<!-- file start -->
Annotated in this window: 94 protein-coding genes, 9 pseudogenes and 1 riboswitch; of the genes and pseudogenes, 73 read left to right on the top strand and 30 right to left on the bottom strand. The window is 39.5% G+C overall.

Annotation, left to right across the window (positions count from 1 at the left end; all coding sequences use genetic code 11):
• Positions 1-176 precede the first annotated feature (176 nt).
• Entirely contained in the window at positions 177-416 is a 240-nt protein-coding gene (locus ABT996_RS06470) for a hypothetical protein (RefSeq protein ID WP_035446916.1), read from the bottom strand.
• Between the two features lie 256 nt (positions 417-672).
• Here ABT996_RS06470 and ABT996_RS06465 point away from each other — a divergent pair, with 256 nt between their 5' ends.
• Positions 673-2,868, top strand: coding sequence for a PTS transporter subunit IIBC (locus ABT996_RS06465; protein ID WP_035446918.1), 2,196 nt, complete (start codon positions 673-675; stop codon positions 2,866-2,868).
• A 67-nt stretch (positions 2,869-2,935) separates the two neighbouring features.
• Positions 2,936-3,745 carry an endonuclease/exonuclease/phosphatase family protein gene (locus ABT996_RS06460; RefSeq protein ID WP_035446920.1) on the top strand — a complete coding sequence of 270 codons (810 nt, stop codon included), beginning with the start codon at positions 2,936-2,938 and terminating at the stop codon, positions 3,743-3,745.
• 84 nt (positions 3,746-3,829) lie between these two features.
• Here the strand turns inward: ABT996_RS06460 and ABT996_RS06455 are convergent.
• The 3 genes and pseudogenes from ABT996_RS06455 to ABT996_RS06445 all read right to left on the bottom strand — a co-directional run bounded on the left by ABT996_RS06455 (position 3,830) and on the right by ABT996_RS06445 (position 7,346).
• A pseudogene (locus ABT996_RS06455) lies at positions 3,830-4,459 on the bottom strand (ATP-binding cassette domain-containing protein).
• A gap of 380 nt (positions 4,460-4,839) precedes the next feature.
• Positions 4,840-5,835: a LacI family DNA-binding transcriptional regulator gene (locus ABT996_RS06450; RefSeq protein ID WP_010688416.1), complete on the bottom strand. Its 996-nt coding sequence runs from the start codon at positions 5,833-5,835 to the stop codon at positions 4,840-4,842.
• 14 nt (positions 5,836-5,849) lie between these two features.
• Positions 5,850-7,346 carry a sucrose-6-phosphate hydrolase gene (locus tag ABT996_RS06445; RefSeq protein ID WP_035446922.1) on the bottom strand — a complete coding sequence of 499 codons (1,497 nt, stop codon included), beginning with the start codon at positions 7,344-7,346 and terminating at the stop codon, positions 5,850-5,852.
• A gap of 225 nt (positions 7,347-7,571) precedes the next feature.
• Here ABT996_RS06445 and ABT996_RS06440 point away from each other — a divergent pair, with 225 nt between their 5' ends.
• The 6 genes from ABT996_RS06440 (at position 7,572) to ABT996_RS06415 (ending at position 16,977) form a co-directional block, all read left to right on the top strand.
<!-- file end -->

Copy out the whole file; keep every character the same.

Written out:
Annotated in this window: 94 protein-coding genes, 9 pseudogenes and 1 riboswitch; of the genes and pseudogenes, 73 read left to right on the top strand and 30 right to left on the bottom strand. The window is 39.5% G+C overall.

Annotation, left to right across the window (positions count from 1 at the left end; all coding sequences use genetic code 11):
• Positions 1-176 precede the first annotated feature (176 nt).
• Entirely contained in the window at positions 177-416 is a 240-nt protein-coding gene (locus ABT996_RS06470) for a hypothetical protein (RefSeq protein ID WP_035446916.1), read from the bottom strand.
• Between the two features lie 256 nt (positions 417-672).
• Here ABT996_RS06470 and ABT996_RS06465 point away from each other — a divergent pair, with 256 nt between their 5' ends.
• Positions 673-2,868, top strand: coding sequence for a PTS transporter subunit IIBC (locus ABT996_RS06465; protein ID WP_035446918.1), 2,196 nt, complete (start codon positions 673-675; stop codon positions 2,866-2,868).
• A 67-nt stretch (positions 2,869-2,935) separates the two neighbouring features.
• Positions 2,936-3,745 carry an endonuclease/exonuclease/phosphatase family protein gene (locus ABT996_RS06460; RefSeq protein ID WP_035446920.1) on the top strand — a complete coding sequence of 270 codons (810 nt, stop codon included), beginning with the start codon at positions 2,936-2,938 and terminating at the stop codon, positions 3,743-3,745.
• 84 nt (positions 3,746-3,829) lie between these two features.
• Here the strand turns inward: ABT996_RS06460 and ABT996_RS06455 are convergent.
• The 3 genes and pseudogenes from ABT996_RS06455 to ABT996_RS06445 all read right to left on the bottom strand — a co-directional run bounded on the left by ABT996_RS06455 (position 3,830) and on the right by ABT996_RS06445 (position 7,346).
• A pseudogene (locus ABT996_RS06455) lies at positions 3,830-4,459 on the bottom strand (ATP-binding cassette domain-containing protein).
• A gap of 380 nt (positions 4,460-4,839) precedes the next feature.
• Positions 4,840-5,835: a LacI family DNA-binding transcriptional regulator gene (locus ABT996_RS06450; RefSeq protein ID WP_010688416.1), complete on the bottom strand. Its 996-nt coding sequence runs from the start codon at positions 5,833-5,835 to the stop codon at positions 4,840-4,842.
• 14 nt (positions 5,836-5,849) lie between these two features.
• Positions 5,850-7,346 carry a sucrose-6-phosphate hydrolase gene (locus tag ABT996_RS06445; RefSeq protein ID WP_035446922.1) on the bottom strand — a complete coding sequence of 499 codons (1,497 nt, stop codon included), beginning with the start codon at positions 7,344-7,346 and terminating at the stop codon, positions 5,850-5,852.
• A gap of 225 nt (positions 7,347-7,571) precedes the next feature.
• Here ABT996_RS06445 and ABT996_RS06440 point away from each other — a divergent pair, with 225 nt between their 5' ends.
• The 6 genes from ABT996_RS06440 (at position 7,572) to ABT996_RS06415 (ending at position 16,977) form a co-directional block, all read left to right on the top strand.